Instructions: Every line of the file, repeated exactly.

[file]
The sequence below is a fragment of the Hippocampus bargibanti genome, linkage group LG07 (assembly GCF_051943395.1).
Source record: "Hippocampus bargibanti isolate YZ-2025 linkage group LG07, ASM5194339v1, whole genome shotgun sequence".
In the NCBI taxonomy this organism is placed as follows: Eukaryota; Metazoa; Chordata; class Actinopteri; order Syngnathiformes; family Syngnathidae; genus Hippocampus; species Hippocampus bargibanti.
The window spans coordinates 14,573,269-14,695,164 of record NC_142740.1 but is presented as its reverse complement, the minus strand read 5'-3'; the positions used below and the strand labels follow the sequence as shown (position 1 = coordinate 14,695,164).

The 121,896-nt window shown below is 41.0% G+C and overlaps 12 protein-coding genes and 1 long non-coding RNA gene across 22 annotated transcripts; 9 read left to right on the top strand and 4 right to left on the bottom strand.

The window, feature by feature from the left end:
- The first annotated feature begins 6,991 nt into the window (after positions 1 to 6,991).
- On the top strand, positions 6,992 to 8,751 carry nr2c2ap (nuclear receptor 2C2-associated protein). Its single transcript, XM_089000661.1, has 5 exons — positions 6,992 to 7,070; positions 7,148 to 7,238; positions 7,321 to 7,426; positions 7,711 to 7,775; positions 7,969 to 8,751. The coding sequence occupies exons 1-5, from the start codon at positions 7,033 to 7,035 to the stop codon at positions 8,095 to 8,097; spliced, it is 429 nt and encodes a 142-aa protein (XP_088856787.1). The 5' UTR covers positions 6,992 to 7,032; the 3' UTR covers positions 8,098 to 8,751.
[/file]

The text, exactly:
The sequence below is a fragment of the Hippocampus bargibanti genome, linkage group LG07 (assembly GCF_051943395.1).
Source record: "Hippocampus bargibanti isolate YZ-2025 linkage group LG07, ASM5194339v1, whole genome shotgun sequence".
In the NCBI taxonomy this organism is placed as follows: Eukaryota; Metazoa; Chordata; class Actinopteri; order Syngnathiformes; family Syngnathidae; genus Hippocampus; species Hippocampus bargibanti.
The window spans coordinates 14,573,269-14,695,164 of record NC_142740.1 but is presented as its reverse complement, the minus strand read 5'-3'; the positions used below and the strand labels follow the sequence as shown (position 1 = coordinate 14,695,164).

The 121,896-nt window shown below is 41.0% G+C and overlaps 12 protein-coding genes and 1 long non-coding RNA gene across 22 annotated transcripts; 9 read left to right on the top strand and 4 right to left on the bottom strand.

The window, feature by feature from the left end:
- The first annotated feature begins 6,991 nt into the window (after positions 1 to 6,991).
- On the top strand, positions 6,992 to 8,751 carry nr2c2ap (nuclear receptor 2C2-associated protein). Its single transcript, XM_089000661.1, has 5 exons — positions 6,992 to 7,070; positions 7,148 to 7,238; positions 7,321 to 7,426; positions 7,711 to 7,775; positions 7,969 to 8,751. The coding sequence occupies exons 1-5, from the start codon at positions 7,033 to 7,035 to the stop codon at positions 8,095 to 8,097; spliced, it is 429 nt and encodes a 142-aa protein (XP_088856787.1). The 5' UTR covers positions 6,992 to 7,032; the 3' UTR covers positions 8,098 to 8,751.